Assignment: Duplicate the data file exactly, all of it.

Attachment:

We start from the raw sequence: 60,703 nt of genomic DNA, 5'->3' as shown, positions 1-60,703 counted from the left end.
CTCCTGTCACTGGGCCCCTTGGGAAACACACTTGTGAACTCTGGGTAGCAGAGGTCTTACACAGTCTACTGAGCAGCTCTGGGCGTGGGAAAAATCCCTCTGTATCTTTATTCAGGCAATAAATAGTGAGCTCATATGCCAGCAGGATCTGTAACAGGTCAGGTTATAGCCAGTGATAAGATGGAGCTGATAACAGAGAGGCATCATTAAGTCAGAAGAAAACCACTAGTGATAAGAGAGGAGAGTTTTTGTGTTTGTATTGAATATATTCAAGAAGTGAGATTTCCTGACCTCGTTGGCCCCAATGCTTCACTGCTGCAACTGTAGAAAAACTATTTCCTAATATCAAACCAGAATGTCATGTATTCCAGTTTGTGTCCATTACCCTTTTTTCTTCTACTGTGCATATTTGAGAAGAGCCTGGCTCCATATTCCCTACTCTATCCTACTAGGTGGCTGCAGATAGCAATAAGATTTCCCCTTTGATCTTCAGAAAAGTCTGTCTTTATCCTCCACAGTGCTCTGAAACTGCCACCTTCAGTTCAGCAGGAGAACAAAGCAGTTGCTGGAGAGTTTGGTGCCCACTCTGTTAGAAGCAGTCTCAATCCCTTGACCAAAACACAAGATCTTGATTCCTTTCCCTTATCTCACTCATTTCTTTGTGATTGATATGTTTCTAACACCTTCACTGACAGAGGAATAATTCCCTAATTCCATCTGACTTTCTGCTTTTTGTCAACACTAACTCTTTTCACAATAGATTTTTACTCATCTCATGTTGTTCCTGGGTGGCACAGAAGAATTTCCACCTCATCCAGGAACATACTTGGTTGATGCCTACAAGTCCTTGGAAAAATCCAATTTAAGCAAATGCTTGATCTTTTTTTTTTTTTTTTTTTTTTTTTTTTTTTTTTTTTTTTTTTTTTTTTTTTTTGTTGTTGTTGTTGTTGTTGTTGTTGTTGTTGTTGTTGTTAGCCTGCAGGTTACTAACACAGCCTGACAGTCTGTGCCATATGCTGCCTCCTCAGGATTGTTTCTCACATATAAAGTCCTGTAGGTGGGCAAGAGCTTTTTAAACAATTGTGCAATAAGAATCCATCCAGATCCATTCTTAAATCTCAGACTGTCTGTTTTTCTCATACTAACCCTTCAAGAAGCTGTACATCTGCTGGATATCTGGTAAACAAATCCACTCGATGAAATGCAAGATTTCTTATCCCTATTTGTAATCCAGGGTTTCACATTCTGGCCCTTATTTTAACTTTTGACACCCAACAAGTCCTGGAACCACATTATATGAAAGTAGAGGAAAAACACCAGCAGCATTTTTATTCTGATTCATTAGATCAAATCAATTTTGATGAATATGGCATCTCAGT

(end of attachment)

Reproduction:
We start from the raw sequence: 60,703 nt of genomic DNA, 5'->3' as shown, positions 1-60,703 counted from the left end.
CTCCTGTCACTGGGCCCCTTGGGAAACACACTTGTGAACTCTGGGTAGCAGAGGTCTTACACAGTCTACTGAGCAGCTCTGGGCGTGGGAAAAATCCCTCTGTATCTTTATTCAGGCAATAAATAGTGAGCTCATATGCCAGCAGGATCTGTAACAGGTCAGGTTATAGCCAGTGATAAGATGGAGCTGATAACAGAGAGGCATCATTAAGTCAGAAGAAAACCACTAGTGATAAGAGAGGAGAGTTTTTGTGTTTGTATTGAATATATTCAAGAAGTGAGATTTCCTGACCTCGTTGGCCCCAATGCTTCACTGCTGCAACTGTAGAAAAACTATTTCCTAATATCAAACCAGAATGTCATGTATTCCAGTTTGTGTCCATTACCCTTTTTTCTTCTACTGTGCATATTTGAGAAGAGCCTGGCTCCATATTCCCTACTCTATCCTACTAGGTGGCTGCAGATAGCAATAAGATTTCCCCTTTGATCTTCAGAAAAGTCTGTCTTTATCCTCCACAGTGCTCTGAAACTGCCACCTTCAGTTCAGCAGGAGAACAAAGCAGTTGCTGGAGAGTTTGGTGCCCACTCTGTTAGAAGCAGTCTCAATCCCTTGACCAAAACACAAGATCTTGATTCCTTTCCCTTATCTCACTCATTTCTTTGTGATTGATATGTTTCTAACACCTTCACTGACAGAGGAATAATTCCCTAATTCCATCTGACTTTCTGCTTTTTGTCAACACTAACTCTTTTCACAATAGATTTTTACTCATCTCATGTTGTTCCTGGGTGGCACAGAAGAATTTCCACCTCATCCAGGAACATACTTGGTTGATGCCTACAAGTCCTTGGAAAAATCCAATTTAAGCAAATGCTTGATCTTTTTTTTTTTTTTTTTTTTTTTTTTTTTTTTTTTTTTTTTTTTTTTTTTTTTTGTTGTTGTTGTTGTTGTTGTTGTTGTTGTTGTTGTTGTTAGCCTGCAGGTTACTAACACAGCCTGACAGTCTGTGCCATATGCTGCCTCCTCAGGATTGTTTCTCACATATAAAGTCCTGTAGGTGGGCAAGAGCTTTTTAAACAATTGTGCAATAAGAATCCATCCAGATCCATTCTTAAATCTCAGACTGTCTGTTTTTCTCATACTAACCCTTCAAGAAGCTGTACATCTGCTGGATATCTGGTAAACAAATCCACTCGATGAAATGCAAGATTTCTTATCCCTATTTGTAATCCAGGGTTTCACATTCTGGCCCTTATTTTAACTTTTGACACCCAACAAGTCCTGGAACCACATTATATGAAAGTAGAGGAAAAACACCAGCAGCATTTTTATTCTGATTCATTAGATCAAATCAATTTTGATGAATATGGCATCTCAGT